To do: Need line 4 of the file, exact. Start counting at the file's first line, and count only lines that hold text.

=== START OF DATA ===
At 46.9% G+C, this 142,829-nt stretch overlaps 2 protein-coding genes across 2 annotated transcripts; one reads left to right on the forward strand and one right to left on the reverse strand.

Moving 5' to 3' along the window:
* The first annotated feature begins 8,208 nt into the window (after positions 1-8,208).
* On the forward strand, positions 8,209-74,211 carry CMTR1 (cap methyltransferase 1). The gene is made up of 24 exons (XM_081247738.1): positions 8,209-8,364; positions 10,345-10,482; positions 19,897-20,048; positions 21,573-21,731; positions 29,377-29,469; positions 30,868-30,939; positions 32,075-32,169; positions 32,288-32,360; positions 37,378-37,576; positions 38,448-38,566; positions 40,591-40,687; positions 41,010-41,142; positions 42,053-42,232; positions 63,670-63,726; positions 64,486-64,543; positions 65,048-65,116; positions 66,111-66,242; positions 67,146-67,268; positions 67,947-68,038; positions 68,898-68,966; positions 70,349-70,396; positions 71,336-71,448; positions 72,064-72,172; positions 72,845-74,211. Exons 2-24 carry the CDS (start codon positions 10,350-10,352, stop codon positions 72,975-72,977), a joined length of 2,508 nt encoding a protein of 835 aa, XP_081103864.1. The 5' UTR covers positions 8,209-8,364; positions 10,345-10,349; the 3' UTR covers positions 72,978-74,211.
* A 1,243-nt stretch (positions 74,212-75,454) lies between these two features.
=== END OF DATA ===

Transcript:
* On the forward strand, positions 8,209-74,211 carry CMTR1 (cap methyltransferase 1). The gene is made up of 24 exons (XM_081247738.1): positions 8,209-8,364; positions 10,345-10,482; positions 19,897-20,048; positions 21,573-21,731; positions 29,377-29,469; positions 30,868-30,939; positions 32,075-32,169; positions 32,288-32,360; positions 37,378-37,576; positions 38,448-38,566; positions 40,591-40,687; positions 41,010-41,142; positions 42,053-42,232; positions 63,670-63,726; positions 64,486-64,543; positions 65,048-65,116; positions 66,111-66,242; positions 67,146-67,268; positions 67,947-68,038; positions 68,898-68,966; positions 70,349-70,396; positions 71,336-71,448; positions 72,064-72,172; positions 72,845-74,211. Exons 2-24 carry the CDS (start codon positions 10,350-10,352, stop codon positions 72,975-72,977), a joined length of 2,508 nt encoding a protein of 835 aa, XP_081103864.1. The 5' UTR covers positions 8,209-8,364; positions 10,345-10,349; the 3' UTR covers positions 72,978-74,211.